- About Us
- Career Center
- Nano-Social Network
- Nano Consulting
- My Account
August 21st, 2008
A Platteville 17-year-old, one of 20 young people named as 2008 Davidson Fellows, is being awarded $50,000 for making a scientific breakthrough.
Philip Streich, who is home-schooled, proved for the first time that carbon nanotubes, among the strongest and most conductive materials in the world, are thermodynamically soluble.
In recognition of his accomplishment, Streich will be honored as a 2008 Davidson Fellow Laureate.
Davidson Fellows -- who are all under the age of 18 -- will receive $50,000, $25,000 and $10,000 scholarships from the Davidson Institute for Talent Development, a national nonprofit organization headquartered in Reno, Nev., that supports profoundly gifted youth.
|Related News Press|
News and information
Nanofur for oil spill cleanup: Materials researchers learn from aquatic ferns: Hairy plant leaves are highly oil-absorbing / publication in bioinspiration & biomimetics / video on absorption capacity August 25th, 2016
'Second skin' protects soldiers from biological and chemical agents August 5th, 2016
Semblant to Present at China Mobile Manufacturing Forum 2016 August 25th, 2016
50 years after the release of the film 'Fantastic Voyage,' science upstages fiction: Science upstages fiction with nanorobotic agents designed to travel in the human body to treat cancer August 25th, 2016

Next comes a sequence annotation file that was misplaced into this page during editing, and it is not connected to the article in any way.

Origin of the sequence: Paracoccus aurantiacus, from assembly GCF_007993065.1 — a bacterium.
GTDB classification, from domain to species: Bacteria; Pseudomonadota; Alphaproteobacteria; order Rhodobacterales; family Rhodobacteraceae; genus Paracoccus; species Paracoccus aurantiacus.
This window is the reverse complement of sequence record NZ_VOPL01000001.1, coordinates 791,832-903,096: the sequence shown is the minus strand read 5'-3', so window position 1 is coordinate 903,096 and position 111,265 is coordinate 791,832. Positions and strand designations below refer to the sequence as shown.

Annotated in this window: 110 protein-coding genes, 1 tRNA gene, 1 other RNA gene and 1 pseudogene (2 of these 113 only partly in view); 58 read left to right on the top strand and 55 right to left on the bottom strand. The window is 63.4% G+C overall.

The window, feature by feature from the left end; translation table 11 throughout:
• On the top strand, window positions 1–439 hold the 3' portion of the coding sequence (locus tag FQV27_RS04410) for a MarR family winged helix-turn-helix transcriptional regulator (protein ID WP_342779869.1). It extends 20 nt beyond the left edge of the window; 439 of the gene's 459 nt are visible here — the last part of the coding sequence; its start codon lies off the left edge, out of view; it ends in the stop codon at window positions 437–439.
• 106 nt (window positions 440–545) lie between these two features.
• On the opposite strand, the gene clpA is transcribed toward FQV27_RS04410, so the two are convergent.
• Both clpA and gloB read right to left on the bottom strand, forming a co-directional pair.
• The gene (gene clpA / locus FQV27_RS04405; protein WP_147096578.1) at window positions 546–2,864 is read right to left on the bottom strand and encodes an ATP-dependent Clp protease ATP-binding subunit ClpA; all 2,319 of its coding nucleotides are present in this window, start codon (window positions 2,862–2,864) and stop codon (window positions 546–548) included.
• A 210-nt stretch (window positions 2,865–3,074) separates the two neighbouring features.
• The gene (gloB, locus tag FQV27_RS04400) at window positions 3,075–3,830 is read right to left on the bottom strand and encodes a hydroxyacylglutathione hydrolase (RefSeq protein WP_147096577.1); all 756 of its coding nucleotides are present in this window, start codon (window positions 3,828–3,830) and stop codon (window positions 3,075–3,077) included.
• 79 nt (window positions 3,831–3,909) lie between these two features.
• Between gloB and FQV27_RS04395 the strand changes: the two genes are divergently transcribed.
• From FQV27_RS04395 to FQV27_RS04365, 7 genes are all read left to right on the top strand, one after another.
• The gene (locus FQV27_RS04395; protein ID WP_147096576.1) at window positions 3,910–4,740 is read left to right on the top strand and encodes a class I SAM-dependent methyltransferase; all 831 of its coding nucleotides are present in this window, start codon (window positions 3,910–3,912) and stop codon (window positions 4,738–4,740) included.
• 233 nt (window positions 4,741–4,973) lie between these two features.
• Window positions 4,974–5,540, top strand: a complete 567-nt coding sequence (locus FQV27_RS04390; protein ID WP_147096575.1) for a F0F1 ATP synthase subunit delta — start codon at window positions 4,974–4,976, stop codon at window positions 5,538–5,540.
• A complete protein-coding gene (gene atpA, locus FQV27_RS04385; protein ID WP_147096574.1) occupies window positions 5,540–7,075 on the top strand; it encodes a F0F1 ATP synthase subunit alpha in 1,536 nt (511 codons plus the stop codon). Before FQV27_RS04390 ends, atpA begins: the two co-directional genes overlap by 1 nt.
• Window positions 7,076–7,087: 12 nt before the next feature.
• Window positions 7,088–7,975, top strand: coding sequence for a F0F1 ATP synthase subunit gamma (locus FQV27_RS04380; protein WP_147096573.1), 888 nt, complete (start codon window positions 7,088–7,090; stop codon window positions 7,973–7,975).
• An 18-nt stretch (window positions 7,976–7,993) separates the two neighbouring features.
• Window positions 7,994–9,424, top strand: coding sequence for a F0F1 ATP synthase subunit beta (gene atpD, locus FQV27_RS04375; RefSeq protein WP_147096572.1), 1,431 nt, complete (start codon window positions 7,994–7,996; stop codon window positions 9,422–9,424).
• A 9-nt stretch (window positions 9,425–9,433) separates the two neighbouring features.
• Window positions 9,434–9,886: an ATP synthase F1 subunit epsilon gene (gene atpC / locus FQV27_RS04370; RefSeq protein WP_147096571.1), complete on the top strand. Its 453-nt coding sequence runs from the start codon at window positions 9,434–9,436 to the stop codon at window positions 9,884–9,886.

University of Puerto Rico and NASA back in the news – XEI reports August 23rd, 2016
Spider silk: Mother Nature's bio-superlens August 22nd, 2016
Tracing barnacle's footprint August 19th, 2016
Industrial Nanotech, Inc. Provides Shareholder Update August 22nd, 2016
Research team led by NUS scientists develop plastic flexible magnetic memory device: Novel technique to implant high-performance magnetic memory chip on a flexible plastic surface without compromising performance July 21st, 2016
New flexible material can make any window 'smart' August 23rd, 2016
Researchers watch catalysts at work August 19th, 2016
New theory could lead to new generation of energy friendly optoelectronics: Researchers at Queen's University Belfast and ETH Zurich, Switzerland, have created a new theoretical framework which could help physicists and device engineers design better optoelectronics August 23rd, 2016
Hexagonal boron nitride semiconductors enable cost-effective detection of neutron signals: Texas Tech University researchers demonstrate hexagonal boron nitride semiconductors as a cost-effective alternative for inspecting overseas cargo containers entering US ports August 17th, 2016